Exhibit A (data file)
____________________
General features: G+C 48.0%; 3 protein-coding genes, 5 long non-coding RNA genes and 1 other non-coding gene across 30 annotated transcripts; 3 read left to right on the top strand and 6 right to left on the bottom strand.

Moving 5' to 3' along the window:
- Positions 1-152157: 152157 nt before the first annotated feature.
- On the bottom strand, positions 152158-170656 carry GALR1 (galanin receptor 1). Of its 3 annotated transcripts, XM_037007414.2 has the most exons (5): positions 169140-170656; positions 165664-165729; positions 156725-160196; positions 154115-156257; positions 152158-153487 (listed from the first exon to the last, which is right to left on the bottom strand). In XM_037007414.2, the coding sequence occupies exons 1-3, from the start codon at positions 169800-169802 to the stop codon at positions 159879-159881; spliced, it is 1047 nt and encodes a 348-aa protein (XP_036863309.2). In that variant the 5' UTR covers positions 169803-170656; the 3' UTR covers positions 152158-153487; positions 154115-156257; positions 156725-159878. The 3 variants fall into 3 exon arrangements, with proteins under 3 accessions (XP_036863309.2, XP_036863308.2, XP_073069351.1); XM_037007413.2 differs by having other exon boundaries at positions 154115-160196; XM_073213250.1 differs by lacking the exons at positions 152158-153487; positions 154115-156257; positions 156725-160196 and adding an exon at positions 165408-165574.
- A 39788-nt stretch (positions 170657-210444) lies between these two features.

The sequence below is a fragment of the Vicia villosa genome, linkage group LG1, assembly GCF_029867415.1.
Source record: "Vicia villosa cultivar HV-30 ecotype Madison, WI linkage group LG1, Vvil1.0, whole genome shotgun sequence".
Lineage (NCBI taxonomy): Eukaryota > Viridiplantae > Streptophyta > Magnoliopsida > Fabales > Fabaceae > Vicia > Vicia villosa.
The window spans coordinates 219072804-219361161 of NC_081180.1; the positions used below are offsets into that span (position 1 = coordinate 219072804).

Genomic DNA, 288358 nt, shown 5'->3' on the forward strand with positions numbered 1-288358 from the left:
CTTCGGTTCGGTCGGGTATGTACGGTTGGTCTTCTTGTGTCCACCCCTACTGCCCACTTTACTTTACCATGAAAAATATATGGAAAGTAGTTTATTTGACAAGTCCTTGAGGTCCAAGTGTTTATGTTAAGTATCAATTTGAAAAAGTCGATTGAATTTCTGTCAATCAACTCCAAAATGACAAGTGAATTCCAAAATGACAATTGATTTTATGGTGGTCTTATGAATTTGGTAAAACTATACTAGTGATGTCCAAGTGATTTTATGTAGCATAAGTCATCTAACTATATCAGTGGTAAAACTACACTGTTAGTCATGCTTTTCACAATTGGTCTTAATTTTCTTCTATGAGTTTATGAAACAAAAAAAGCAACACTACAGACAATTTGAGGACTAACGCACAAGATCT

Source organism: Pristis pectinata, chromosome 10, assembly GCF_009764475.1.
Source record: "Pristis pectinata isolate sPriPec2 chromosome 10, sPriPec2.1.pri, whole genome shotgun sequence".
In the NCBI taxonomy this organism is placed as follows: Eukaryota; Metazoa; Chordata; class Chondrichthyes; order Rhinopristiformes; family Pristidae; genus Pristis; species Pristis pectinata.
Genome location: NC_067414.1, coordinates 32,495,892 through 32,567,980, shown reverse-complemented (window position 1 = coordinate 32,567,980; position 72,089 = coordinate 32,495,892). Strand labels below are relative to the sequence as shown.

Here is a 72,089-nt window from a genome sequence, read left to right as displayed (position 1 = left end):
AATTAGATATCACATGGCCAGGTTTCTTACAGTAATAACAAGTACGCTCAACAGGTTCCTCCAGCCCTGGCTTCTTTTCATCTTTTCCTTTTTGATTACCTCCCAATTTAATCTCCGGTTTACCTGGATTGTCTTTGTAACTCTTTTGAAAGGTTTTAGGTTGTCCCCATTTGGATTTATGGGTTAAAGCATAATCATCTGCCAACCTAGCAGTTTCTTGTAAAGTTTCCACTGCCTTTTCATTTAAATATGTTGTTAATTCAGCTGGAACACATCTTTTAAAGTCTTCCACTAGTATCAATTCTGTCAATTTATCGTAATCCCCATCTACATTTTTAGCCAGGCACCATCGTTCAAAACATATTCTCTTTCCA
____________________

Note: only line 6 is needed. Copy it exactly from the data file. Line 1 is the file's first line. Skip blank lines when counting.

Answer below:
The sequence below is a fragment of the Vicia villosa genome, linkage group LG1, assembly GCF_029867415.1.